There are nearly three dozen rockfish species in Alaska, but only about 1/3 of those are commonly pursued by anglers. Of these, the most common by far are black rockfish (sebastes melanops). Another popular species, the yelloweye (sebastes ruberrimus), is very susceptible to overfishing, and in recent years has seen protective measures installed in order to ensure the health of the species. Interestingly, both fish have been mis-named by anglers. Black rockfish are often mistakenly referred to as "black bass" (there are no seabass in Alaska) and yelloweye are commonly called "red snapper" (there are no red snapper in Alaska). If you're new to rockfishing, using the proper terminology on the charterboat will at least make folks think you know what you're doing!
Rockfish will hit just about anything if they are in the mood, however many times using a lure that's the right color makes all the difference. In order to understand the color issue, it's important to understand what happens to color at depth. The term "Selective Light Absorption" describes the fact that colors fade undewater. The first to go is red, which loses its intensity almost immediately under water. By the time it reaches ten feet, it is no longer red, and eventually fades to black at depth. Orange and yellow are next, followed by other "cooler" colors, until, somewhere around 30 feet, everything fades to hues of green, blue, violet, gray and black. Even white takes on a grayish tint. Ultraviolet light, found after violet on the color spectrum, is invisible to human eyes, but apparently readily visible to fish. It appears that neon colors, when struck by invisible ultraviolet light, tend to "glow" or "flouresce" at depth. Therefore a selection of neon colors should be considered for deepwater fishing. Since rubber "scampi" jigs are usually fished on or near the bottom, red or orange will accomplish little of benefit. Black is better, but should be reserved for shallow water (30' or so), or for clear water or situations where fish are likely to silhouette your offering against light penetrating from the surface. Note that even in very clear water, there may be less than 1% of the available light at 300 feet than there is at the surface. Therefore a light-colored lure is likely to attract more attention than a darker one.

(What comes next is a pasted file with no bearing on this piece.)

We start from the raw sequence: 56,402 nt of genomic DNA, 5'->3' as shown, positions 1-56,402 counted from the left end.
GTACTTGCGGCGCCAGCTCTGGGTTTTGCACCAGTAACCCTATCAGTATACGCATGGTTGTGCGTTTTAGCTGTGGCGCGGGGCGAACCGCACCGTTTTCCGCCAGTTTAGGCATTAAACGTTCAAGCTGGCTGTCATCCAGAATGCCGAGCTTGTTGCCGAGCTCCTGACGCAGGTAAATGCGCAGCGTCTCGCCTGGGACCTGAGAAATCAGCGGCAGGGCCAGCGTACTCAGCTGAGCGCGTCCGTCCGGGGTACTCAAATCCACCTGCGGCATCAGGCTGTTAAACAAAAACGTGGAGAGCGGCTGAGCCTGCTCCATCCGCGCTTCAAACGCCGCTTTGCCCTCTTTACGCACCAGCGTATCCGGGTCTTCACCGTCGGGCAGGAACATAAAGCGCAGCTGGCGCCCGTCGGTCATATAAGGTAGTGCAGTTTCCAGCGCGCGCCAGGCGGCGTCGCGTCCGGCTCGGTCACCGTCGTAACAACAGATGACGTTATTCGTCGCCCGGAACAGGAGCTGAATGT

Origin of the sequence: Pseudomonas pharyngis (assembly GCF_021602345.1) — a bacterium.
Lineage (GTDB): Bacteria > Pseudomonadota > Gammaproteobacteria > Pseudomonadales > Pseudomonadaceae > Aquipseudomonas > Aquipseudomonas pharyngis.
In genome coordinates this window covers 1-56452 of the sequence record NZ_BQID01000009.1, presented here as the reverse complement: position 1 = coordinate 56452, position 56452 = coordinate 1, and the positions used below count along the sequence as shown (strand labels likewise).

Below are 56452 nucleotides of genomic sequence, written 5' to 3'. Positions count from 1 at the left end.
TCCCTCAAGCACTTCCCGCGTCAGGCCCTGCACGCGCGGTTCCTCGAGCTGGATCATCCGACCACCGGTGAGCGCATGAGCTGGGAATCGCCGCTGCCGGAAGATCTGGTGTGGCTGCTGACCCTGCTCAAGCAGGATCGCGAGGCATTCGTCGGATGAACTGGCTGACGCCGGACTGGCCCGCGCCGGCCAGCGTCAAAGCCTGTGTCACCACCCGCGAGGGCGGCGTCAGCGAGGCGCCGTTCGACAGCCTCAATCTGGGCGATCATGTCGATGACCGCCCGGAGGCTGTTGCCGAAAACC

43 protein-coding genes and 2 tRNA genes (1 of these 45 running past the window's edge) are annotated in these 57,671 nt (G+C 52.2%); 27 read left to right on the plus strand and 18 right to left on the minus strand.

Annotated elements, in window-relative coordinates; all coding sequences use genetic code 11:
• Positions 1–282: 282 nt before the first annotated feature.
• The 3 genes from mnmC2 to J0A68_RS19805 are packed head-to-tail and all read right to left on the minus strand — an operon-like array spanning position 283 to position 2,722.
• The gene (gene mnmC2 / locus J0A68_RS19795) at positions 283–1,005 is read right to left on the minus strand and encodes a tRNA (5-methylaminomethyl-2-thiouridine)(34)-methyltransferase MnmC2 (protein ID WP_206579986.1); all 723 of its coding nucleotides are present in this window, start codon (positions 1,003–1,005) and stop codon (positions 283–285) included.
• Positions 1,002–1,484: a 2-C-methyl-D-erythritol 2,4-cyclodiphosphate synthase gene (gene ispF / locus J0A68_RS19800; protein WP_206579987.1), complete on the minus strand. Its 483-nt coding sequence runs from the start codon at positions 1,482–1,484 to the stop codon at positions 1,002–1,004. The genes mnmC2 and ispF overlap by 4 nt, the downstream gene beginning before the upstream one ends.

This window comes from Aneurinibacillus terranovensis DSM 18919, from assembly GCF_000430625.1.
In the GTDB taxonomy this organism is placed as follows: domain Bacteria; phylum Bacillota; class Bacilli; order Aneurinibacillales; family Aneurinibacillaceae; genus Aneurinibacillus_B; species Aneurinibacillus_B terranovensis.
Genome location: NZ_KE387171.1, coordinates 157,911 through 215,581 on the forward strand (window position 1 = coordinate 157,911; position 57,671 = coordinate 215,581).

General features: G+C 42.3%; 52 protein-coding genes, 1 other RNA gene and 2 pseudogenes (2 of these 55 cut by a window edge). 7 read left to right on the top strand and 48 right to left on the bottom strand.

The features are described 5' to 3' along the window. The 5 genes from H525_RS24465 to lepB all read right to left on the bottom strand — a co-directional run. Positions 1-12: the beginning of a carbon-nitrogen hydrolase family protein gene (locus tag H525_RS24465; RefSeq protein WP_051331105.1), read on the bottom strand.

Regardless of the other colors in your tackle box, always include a selection of white scampi jigs. They are visible at just about any depth and is a natural color found on many baitfish. Most charterboats offer rods rigged with various colors. Go for the white jig, you can't go wrong.
Note that the use of artificial light is growing in popularity, and is proven to help you catch more fish. This is particularly true of ultraviolet lights. Lights come in various sizes and are secured to your line in the vicinity of your lure or bait. These lights are not only an attractant, they can restore natural colors to your offering.